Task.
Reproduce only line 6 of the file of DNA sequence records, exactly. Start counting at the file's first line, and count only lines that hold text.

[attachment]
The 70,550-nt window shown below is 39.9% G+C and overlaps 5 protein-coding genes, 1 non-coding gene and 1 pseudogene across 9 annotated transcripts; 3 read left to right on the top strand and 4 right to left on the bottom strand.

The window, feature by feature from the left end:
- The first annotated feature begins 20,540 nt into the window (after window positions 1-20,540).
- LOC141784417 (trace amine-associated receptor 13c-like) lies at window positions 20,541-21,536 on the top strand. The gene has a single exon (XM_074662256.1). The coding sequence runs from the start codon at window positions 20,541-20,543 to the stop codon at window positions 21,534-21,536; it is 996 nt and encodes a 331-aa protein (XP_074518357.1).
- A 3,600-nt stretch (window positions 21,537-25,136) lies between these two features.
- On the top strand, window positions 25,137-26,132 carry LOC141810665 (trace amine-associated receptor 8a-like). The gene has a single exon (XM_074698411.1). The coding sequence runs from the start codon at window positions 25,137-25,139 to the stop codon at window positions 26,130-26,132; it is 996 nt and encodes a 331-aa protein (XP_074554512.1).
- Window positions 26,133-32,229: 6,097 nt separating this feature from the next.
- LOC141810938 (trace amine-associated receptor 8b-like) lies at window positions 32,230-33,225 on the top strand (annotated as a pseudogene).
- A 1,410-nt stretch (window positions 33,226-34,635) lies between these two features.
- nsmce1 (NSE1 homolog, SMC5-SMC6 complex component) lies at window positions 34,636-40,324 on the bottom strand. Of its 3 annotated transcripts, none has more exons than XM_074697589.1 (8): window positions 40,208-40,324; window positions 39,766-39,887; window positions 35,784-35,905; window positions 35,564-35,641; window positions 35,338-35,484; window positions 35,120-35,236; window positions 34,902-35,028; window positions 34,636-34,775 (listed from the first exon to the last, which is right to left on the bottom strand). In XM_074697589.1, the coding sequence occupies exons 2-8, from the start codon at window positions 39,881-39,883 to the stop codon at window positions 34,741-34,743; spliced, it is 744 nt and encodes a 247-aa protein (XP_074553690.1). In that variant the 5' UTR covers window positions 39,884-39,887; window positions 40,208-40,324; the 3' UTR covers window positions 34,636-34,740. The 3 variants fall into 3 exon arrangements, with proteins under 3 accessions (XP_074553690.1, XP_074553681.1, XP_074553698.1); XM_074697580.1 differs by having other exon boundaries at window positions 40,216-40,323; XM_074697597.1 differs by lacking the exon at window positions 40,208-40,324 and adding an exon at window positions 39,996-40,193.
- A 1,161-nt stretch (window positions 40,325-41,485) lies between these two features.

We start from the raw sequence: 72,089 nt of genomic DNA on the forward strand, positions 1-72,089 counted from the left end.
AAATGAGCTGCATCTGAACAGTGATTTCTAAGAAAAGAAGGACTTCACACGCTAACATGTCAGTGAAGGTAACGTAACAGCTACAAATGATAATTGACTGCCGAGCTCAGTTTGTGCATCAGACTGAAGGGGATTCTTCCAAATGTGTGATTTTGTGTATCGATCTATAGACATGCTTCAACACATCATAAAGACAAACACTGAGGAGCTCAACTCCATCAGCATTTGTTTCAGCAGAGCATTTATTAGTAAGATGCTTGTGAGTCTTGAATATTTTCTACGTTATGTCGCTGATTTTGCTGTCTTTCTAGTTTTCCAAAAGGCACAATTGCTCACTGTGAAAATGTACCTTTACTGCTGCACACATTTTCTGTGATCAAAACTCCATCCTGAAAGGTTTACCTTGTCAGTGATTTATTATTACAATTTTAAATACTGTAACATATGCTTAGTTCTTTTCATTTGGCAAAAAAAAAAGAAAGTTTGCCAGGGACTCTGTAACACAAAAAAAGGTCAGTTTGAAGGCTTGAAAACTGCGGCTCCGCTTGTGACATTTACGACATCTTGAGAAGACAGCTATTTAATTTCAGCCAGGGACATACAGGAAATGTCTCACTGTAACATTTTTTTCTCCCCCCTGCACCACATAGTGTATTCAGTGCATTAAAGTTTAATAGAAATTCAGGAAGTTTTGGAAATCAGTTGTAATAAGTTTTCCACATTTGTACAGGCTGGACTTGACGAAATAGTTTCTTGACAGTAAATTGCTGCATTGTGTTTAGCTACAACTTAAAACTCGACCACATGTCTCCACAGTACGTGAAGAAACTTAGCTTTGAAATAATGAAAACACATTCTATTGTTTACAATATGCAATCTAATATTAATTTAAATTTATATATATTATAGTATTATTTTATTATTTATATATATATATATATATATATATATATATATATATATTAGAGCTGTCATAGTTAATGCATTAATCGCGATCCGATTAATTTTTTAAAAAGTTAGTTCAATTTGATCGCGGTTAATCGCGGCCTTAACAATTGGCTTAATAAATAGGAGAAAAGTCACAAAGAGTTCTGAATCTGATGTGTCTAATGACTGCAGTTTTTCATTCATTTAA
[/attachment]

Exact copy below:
- On the top strand, window positions 25,137-26,132 carry LOC141810665 (trace amine-associated receptor 8a-like). The gene has a single exon (XM_074698411.1). The coding sequence runs from the start codon at window positions 25,137-25,139 to the stop codon at window positions 26,130-26,132; it is 996 nt and encodes a 331-aa protein (XP_074554512.1).